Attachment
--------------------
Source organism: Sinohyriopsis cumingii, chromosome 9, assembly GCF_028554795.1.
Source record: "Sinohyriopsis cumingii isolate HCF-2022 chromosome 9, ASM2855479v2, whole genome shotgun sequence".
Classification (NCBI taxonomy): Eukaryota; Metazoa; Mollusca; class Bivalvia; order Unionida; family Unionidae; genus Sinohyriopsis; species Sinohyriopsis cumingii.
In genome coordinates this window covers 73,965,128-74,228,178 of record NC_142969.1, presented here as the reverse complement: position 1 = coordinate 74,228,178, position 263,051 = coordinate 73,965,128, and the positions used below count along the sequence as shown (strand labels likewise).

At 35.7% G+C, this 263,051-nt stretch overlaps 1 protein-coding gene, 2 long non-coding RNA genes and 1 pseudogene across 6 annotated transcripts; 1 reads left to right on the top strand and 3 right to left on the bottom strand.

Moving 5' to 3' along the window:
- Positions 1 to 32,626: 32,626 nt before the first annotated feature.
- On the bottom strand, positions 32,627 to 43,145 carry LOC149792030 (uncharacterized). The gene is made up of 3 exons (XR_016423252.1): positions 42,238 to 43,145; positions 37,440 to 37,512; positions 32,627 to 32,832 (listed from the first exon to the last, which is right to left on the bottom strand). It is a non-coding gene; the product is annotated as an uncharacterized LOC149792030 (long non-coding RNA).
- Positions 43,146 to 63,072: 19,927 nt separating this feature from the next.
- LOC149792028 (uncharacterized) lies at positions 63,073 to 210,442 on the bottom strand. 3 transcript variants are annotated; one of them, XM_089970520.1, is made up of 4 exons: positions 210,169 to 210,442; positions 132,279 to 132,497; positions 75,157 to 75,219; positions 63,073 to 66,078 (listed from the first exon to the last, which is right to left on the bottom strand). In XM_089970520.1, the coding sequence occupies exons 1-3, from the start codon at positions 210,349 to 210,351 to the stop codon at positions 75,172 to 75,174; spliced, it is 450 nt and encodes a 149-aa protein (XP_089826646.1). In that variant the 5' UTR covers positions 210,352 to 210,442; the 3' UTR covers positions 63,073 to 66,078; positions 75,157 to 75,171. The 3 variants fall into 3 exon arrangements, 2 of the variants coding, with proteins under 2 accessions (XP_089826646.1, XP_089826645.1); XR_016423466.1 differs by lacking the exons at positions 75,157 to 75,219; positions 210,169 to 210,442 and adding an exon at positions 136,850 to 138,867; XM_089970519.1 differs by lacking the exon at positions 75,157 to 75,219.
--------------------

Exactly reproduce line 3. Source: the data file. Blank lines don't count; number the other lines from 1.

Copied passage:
Classification (NCBI taxonomy): Eukaryota; Metazoa; Mollusca; class Bivalvia; order Unionida; family Unionidae; genus Sinohyriopsis; species Sinohyriopsis cumingii.